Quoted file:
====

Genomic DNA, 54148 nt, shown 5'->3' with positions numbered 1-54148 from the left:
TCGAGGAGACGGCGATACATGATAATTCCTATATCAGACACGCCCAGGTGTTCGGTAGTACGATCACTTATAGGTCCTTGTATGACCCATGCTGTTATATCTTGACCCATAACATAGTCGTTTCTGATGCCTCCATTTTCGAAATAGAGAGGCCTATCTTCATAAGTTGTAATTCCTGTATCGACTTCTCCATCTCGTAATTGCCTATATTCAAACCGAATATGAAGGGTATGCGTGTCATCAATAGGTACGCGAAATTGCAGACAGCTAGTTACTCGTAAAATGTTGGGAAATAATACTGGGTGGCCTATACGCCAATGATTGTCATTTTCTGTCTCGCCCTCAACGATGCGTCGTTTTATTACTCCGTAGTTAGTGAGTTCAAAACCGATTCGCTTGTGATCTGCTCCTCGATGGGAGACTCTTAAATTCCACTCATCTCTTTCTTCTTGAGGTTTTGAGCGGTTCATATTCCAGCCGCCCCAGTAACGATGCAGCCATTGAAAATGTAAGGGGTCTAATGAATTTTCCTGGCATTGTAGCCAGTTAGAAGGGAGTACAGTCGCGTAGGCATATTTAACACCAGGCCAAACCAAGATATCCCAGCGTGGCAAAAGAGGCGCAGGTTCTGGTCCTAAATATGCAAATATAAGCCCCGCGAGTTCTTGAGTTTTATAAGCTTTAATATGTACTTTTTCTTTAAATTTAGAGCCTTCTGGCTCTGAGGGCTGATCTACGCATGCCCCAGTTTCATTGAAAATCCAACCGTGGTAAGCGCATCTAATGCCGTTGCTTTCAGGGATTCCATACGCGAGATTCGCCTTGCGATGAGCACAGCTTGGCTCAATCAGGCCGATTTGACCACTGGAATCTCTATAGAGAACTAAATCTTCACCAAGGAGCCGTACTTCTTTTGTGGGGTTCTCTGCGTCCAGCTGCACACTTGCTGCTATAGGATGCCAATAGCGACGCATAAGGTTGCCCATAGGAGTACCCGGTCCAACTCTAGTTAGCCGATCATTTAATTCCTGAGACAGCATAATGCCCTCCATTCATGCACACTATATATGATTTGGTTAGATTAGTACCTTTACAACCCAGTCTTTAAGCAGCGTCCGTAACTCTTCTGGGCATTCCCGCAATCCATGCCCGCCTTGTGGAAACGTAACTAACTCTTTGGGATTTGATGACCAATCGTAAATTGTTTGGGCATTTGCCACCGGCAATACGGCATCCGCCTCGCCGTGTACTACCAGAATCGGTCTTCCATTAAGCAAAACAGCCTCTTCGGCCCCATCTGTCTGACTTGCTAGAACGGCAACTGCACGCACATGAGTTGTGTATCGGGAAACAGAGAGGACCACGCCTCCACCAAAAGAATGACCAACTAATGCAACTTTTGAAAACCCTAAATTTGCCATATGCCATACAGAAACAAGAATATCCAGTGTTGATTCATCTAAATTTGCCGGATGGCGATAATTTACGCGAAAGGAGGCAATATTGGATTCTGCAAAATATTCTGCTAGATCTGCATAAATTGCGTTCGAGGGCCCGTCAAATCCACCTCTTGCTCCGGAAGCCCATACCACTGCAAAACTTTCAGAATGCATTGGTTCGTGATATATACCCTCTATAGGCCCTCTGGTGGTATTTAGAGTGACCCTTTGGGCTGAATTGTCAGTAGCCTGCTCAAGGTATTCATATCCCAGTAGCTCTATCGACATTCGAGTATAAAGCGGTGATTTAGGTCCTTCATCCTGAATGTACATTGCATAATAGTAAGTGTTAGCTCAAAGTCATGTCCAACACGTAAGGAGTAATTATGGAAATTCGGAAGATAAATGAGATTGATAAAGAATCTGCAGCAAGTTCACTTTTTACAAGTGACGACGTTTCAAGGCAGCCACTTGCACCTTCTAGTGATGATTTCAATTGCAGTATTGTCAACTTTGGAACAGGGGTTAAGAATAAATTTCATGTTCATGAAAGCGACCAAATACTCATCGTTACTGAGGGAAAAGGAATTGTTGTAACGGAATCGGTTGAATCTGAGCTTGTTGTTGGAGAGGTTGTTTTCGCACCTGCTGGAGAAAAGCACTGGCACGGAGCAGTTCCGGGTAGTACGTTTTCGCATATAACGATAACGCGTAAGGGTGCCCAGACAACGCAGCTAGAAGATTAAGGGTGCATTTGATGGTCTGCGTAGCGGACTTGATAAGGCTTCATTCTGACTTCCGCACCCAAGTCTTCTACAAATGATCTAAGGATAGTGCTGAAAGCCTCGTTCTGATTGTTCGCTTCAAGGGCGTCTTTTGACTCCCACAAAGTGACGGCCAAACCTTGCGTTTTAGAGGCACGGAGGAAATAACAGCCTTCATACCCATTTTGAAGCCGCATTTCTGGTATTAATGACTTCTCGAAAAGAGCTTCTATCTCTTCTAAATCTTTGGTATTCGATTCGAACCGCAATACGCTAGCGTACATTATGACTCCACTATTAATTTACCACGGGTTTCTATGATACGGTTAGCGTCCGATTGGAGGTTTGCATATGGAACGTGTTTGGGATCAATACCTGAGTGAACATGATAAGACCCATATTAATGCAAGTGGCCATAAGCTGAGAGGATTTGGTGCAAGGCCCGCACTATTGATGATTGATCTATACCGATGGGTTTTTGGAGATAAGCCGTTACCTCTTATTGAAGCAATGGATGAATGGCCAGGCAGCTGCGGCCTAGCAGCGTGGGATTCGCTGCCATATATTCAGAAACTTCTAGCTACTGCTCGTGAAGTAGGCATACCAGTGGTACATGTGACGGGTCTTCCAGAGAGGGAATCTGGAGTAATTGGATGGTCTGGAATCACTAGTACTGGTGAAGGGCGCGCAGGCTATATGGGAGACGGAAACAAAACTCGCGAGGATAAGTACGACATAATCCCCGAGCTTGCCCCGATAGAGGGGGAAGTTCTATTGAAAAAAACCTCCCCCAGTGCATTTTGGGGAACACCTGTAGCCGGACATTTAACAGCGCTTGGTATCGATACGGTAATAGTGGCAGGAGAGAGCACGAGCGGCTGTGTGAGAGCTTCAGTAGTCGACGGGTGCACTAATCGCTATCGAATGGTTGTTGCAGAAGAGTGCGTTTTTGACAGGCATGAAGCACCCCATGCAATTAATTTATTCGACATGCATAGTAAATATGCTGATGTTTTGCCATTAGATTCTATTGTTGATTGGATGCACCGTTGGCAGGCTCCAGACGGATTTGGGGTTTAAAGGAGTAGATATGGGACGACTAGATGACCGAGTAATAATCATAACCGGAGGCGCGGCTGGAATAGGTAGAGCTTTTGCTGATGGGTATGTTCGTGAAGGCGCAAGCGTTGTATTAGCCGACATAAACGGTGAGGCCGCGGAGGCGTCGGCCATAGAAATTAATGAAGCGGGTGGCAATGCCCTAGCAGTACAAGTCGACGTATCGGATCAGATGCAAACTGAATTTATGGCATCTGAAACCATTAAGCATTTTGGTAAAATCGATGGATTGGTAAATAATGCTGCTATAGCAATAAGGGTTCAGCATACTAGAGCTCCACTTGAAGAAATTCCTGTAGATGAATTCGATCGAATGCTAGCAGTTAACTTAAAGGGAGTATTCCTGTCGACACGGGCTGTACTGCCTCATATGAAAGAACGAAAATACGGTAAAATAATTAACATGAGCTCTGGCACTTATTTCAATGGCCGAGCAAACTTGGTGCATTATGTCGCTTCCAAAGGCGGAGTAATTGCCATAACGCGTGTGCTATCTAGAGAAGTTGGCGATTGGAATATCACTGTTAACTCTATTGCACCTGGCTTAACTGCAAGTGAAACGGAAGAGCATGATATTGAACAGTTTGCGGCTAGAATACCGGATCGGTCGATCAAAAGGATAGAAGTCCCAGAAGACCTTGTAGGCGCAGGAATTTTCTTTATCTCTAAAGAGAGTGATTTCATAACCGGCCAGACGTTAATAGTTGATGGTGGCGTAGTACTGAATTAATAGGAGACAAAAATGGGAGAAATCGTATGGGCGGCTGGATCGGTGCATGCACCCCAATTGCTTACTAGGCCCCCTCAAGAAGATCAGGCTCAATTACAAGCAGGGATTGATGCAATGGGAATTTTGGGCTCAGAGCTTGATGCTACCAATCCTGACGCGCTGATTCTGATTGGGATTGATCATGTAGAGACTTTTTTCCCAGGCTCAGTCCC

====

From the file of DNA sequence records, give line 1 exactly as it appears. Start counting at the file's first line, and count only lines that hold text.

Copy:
Genomic DNA, 54148 nt, shown 5'->3' with positions numbered 1-54148 from the left: